N ow, that very “inability” will be the cause for celebration throughout 2019, as museums worldwide mark the 350th anniversary of Rembrandt’s death.
The gamut of exhibitions, lectures, tours and events offer a rare possibility to enjoy the breadth of the Dutch master’s talent and his profound influence on the generations of artists that have followed.
Rembrandt lived and painted in Amsterdam for most of his life, and the city’s Rijksmuseum, renowned for its collection of Golden Age masterpieces, plans two extraordinary shows for 2019. All the Rembrandts (15 February–10 June) will exhibit its entire collection of works by artist – over 20 paintings, including The Jewish Bride, circa 1667 and The Night Watch, 1642, the latter being widely considered Rembrandt’s masterwork; 60 drawings; and several hundred of the artist’s 1,300 prints.
Because of the delicacy of these works on paper, many are rarely put on view, making this, in the museum’s words, “a once-in-a-lifetime opportunity to explore Rembrandt the artist, the human, the storyteller, the innovator.”
This will be followed by Rembrandt-Velazquez (11 October–19 January 2020). Organised in collaboration with the Museo Nacional del Prado in Madrid (where a version of the exhibition will also be shown from 25 June to 29 September), it brings these two 17th-century masters together, exploring the similarities and differences between northern and southern European painting in regards to colour, light and subject.
Works by other great painters of the period, including Johannes Vermeer, Frans Hals and Francesco de Zurbarán, will further enrich the experience.
From July, visitors will also be able to witness The Night Watch undergo restoration. The work will be conducted within a glass chamber, allowing visitors to observe the process, both in the museum and online.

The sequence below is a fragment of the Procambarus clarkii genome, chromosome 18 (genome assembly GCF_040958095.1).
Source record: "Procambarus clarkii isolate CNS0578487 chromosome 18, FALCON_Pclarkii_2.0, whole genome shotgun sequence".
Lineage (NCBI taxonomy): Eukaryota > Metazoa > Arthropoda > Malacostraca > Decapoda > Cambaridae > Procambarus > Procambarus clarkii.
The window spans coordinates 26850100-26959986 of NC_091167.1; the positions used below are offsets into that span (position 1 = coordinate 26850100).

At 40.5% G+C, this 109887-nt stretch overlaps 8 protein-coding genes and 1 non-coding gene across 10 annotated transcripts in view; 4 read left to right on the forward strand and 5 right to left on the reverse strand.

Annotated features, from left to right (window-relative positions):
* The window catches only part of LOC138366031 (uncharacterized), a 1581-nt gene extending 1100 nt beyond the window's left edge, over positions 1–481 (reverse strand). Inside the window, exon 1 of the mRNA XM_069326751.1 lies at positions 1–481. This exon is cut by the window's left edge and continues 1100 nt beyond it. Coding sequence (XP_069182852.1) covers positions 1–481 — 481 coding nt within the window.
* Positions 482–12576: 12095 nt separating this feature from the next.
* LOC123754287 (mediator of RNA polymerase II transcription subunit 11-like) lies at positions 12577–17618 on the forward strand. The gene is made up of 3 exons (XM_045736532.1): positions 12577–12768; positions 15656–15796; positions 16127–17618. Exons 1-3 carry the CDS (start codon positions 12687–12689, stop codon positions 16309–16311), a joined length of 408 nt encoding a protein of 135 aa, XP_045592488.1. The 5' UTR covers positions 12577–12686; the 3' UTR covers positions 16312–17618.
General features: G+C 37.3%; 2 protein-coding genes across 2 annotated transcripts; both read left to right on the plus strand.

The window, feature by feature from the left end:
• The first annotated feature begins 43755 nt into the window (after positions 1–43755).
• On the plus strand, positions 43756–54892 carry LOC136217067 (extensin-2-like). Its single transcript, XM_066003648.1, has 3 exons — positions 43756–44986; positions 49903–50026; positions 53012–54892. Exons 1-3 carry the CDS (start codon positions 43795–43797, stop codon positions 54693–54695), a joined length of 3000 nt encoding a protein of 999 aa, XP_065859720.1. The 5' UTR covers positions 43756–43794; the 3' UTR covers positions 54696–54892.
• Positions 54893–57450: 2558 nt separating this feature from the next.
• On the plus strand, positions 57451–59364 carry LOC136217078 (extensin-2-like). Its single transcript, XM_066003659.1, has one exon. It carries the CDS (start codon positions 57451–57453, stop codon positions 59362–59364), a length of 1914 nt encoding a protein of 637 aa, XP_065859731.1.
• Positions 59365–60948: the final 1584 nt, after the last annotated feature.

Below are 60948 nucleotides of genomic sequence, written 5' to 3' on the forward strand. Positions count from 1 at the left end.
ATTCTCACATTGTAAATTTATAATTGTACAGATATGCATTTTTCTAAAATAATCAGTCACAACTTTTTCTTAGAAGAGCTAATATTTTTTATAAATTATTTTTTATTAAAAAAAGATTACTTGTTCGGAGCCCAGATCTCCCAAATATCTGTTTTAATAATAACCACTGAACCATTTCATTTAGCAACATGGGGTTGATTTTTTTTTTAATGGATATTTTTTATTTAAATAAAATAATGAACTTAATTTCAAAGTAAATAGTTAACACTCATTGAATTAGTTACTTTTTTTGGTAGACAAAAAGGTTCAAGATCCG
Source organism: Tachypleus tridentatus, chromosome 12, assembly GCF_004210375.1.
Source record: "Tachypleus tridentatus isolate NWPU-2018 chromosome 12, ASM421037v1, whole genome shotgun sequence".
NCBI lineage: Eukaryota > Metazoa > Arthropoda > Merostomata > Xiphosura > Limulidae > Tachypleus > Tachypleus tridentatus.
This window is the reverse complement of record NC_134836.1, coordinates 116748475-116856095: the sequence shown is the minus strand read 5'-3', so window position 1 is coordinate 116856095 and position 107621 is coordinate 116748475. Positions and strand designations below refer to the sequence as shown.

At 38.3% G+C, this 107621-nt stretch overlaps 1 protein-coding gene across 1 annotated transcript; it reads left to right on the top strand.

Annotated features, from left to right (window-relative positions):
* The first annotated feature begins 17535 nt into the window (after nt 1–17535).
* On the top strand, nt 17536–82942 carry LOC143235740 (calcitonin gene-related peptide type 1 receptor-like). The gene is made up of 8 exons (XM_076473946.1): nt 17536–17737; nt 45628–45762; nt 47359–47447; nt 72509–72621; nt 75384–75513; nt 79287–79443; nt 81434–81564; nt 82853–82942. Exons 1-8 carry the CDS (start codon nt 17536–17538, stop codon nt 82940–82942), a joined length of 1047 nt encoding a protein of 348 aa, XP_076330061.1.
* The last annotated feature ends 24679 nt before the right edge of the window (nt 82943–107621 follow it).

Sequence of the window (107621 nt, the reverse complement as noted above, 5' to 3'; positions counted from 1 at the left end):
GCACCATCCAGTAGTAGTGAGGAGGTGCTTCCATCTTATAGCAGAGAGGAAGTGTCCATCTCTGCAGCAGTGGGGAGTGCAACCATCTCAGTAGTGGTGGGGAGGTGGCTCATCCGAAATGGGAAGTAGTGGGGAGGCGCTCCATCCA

The Mauritshuis in The Hague holds one of the world’s most significant collections of Rembrandt’s work. For Rembrandt and the Mauritshuis (13 January–15 September), 18 paintings, such as The Anatomy Lesson of Dr. Nicolaes Tulp, 1632, will be put on view in this exceptional museum, which is housed in a 17th-century mansion on the banks of the Hofvijver (royal pond). Also included will be works formerly attributed to Rembrandt, among them the once-renowned Saul and David, 1651–1654.
Meanwhile, London’s Dulwich Picture Gallery promises to “refresh” the way that we look at his work with Rembrandt’s Light (2 October–2 February 2020), which focuses on Rembrandt’s renowned use of light and visual storytelling. Some of the artist’s most celebrated nudes, such as Woman Bathing in a Stream, 1654, on loan from the National Gallery, London.
Woman Bathing in a Stream will join the charming Girl at a Window, 1645, and Philemon and Baucis, 1658, on loan from the National Gallery of Art, Washington, DC. Dramatic lighting throughout the exhibition, which Hollywood cinematographer Peter Suschitzky has been brought in to advise on, will “immerse visitors in Rembrandt’s world,” the museum promises.
But if you think you know Rembrandt by now, just wait: the first major exhibition devoted to Rembrandt’s early achievements, Young Rembrandt, 1624–1634, will offer new insights into the artist’s first 10 years as a painter.
Curated jointly by Museum de Lakenhal, Leiden (3 November 2019–9 February 2020), and the Ashmolean Museum, Oxford (27 February–7 June 2020) the exhibition will feature some 40 paintings, including the earliest-known Rembrandt painting, Peddler Selling Spectacles (Allegory of Sight), circa 1624.
Twenty drawings and 120 etchings further demonstrate the rapid development of the young Rembrandt’s artistic talent.